President Trump’s lawyers laid the groundwork Monday for invoking executive privilege in an effort to block potentially damaging public testimony from witnesses like former national security advisor John Bolton.
Though this claim is unlikely to succeed in the courts, it could give Senate Republicans a talking point for standing firm against Democrats’ demands for witnesses to be called in the Senate impeachment trial of the president.
Executive privilege is not mentioned in the Constitution, but it has long been a favorite doctrine for White House lawyers of both parties.
It is best known in American history as the last line of defense for President Nixon when he faced impeachment for the election-year break-in at the Watergate offices of the Democratic National Committee. As the cover-up unraveled in 1974, Nixon fought to keep secret his Oval Office tapes that recorded him approving hush money for the burglars.
Nixon sued to block the subpoenas and lost unanimously in the Supreme Court. But at the same, the court recognized the validity of executive privilege, albeit with limits.
In U.S. vs. Nixon, the justices said there is a “general privilege of confidentiality of presidential communications” that has “constitutional underpinnings.” It was the first time the court had squarely recognized executive privilege. It is “fundamental to the operation of government and inextricably rooted in the separation of powers under the Constitution,” the justices said.
However, it is not “an absolute, unqualified presidential privilege of immunity,” they added. And most importantly, the president’s “generalized assertion of privilege must yield to the demonstrated, special need for evidence in a pending criminal trial.” Nixon was told he must turn over the tapes. He did so, and within two weeks, he had resigned.
For decades afterward, White House lawyers have cited executive privilege when trying to ward off repeated demands for documents from Congress. However, presidents were often wary of invoking “executive privilege” by name out of concern it might be seen by voters as attempting to cover up improper or illegal acts.
Trump has also tried to find other words to invoke the need for confidentiality. Asked last week in Davos, Switzerland, about whether he would try to prevent testimony from Bolton, Trump said, “But when you have a national security — where you could call it a presidential prerogative. The way I look at it, I call it national security. Executive privilege, they say. So John would certainly fit into that. When you’re a national security advisor ... I just think it’s very hard.”
The president’s lawyers have been more direct in asserting executive privilege in the Senate trial. Jay Sekulow, the president’s personal attorney, bristled at House manager Rep. Jerrold Nadler (D-N.Y.) for appearing to question the use of executive privilege in this case.
It rests on “decades of precedent” upholding the principle that the presidents “need candid advice from their top aides,” he said. “Going to court is not an abuse of power,” he added.
Deputy White House Counsel Patrick Philbin devoted his presentation to a lengthy defense of executive privilege. The Supreme Court, he said, has recognized that the “confidentiality of communications ... is fundamental to the operation of government.... This is a standard principle asserted by the administration of both parties. It is not a partisan issue,” he said. When the president invokes executive privilege, he said, there is a “constitutionally mandated accommodations process.... The goal is to reach a compromise.”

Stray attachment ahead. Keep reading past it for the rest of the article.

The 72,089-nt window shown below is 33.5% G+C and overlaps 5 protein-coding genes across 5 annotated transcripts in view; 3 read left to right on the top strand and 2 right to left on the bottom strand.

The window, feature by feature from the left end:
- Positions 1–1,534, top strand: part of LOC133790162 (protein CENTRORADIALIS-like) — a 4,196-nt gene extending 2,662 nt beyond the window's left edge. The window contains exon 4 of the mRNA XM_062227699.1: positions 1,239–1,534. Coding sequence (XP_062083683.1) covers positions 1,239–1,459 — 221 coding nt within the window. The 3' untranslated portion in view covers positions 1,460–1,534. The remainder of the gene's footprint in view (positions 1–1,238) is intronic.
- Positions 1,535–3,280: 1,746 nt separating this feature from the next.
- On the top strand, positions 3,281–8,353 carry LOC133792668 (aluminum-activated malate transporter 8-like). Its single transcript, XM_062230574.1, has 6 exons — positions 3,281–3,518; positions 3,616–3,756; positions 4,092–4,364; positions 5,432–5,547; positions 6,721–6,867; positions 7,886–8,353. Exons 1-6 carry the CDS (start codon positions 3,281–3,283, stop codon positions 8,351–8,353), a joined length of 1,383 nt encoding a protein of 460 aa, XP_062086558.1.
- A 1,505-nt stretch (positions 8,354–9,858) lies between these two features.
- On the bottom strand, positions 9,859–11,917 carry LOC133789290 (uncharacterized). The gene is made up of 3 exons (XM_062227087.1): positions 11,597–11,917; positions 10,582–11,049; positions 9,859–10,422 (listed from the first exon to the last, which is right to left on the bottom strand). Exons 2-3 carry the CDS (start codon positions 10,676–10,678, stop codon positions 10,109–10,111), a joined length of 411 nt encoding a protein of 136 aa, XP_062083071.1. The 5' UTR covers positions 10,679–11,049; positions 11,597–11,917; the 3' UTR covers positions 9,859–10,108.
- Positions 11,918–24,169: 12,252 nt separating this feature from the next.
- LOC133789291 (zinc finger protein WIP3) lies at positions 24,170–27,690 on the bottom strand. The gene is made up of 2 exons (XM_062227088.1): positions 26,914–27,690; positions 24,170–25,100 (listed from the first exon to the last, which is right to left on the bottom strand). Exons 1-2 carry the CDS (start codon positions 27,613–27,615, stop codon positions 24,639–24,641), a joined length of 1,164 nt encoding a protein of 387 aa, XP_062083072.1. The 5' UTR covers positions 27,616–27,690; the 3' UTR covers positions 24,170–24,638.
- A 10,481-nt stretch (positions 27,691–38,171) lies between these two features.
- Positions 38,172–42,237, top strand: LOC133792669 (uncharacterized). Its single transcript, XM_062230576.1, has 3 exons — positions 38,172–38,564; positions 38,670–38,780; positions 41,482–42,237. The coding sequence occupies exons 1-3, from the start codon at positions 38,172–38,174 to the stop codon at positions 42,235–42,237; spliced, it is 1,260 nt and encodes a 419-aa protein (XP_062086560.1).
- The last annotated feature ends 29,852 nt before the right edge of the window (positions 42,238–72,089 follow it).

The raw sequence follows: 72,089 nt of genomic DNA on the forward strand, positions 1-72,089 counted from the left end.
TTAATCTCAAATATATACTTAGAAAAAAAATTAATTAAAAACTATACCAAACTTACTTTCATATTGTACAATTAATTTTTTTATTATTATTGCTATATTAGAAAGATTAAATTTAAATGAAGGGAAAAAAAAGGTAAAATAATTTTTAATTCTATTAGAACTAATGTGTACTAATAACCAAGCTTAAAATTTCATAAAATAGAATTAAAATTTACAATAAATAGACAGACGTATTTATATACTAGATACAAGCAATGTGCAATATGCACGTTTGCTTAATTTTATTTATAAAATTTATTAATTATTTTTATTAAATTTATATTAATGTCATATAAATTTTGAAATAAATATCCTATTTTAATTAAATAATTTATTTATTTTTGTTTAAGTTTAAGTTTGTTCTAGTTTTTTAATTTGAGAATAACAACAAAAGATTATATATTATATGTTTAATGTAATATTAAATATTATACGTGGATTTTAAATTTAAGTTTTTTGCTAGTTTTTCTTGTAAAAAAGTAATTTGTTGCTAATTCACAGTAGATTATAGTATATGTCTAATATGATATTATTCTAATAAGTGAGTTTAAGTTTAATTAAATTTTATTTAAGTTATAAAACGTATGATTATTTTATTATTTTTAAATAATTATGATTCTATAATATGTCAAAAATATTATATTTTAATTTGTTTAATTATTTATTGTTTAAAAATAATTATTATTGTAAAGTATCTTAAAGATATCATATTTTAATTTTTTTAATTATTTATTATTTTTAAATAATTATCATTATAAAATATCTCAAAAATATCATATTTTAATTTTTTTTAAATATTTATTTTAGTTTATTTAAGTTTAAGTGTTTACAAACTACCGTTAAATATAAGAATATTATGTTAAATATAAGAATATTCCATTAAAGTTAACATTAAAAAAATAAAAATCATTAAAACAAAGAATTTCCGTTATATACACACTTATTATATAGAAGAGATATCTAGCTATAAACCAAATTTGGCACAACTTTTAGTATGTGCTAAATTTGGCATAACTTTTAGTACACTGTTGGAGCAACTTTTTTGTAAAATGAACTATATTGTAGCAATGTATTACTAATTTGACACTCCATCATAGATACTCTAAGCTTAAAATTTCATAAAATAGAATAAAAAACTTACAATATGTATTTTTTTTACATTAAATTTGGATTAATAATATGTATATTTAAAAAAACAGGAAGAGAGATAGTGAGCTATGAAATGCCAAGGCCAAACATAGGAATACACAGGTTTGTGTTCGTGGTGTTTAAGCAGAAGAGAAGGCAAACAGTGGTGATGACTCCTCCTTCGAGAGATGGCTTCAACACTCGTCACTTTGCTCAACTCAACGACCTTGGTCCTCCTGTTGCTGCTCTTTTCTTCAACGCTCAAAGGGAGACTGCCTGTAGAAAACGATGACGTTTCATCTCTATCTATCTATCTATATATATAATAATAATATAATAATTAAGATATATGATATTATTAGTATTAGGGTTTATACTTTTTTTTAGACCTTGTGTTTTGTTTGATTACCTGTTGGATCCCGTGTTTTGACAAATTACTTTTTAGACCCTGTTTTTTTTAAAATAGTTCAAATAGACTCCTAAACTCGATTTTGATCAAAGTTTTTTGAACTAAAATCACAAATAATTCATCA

But it remains unclear whether the president will invoke executive privilege and, if so, how.
The president’s team could argue that protecting national security gives GOP senators a basis for refusing to call Bolton.
Sekulow also hinted at the possibility of going to court to assert executive privilege. Most legal experts have downplayed this option because the Constitution clearly says “the Senate shall have the sole power to try all impeachments.” And the Senate’s rules for impeachment say: “The Senate shall have power to compel the attendance of witnesses.” It would be unusual for a federal district judge to step into the middle and assert the power to decide whether the Senate may call a witness.
The Nixon court case arose because an independent counsel he had appointed had issued a subpoena demanding the tapes in relation to another criminal investigation. The courts had little choice but to decide the dispute.
The House managers have said that Chief Justice John G. Roberts Jr. should be asked to decide. But while the Senate rules say the chief justice “may rule on all questions of evidence,” they also make clear a majority of senators can decide for themselves, including by overruling the chief justice.
Philbin’s comments about “compromise” and “accommodations” suggest the White House may favor a middle option in which, for example, Bolton could testify but only behind closed doors before the Senate. This could be justified as a means to protect national security and confidentiality while allowing the senators to hear Bolton answer questions under oath.
Later this week, the Senate is expected to turn to the question and a vote on whether to call witnesses.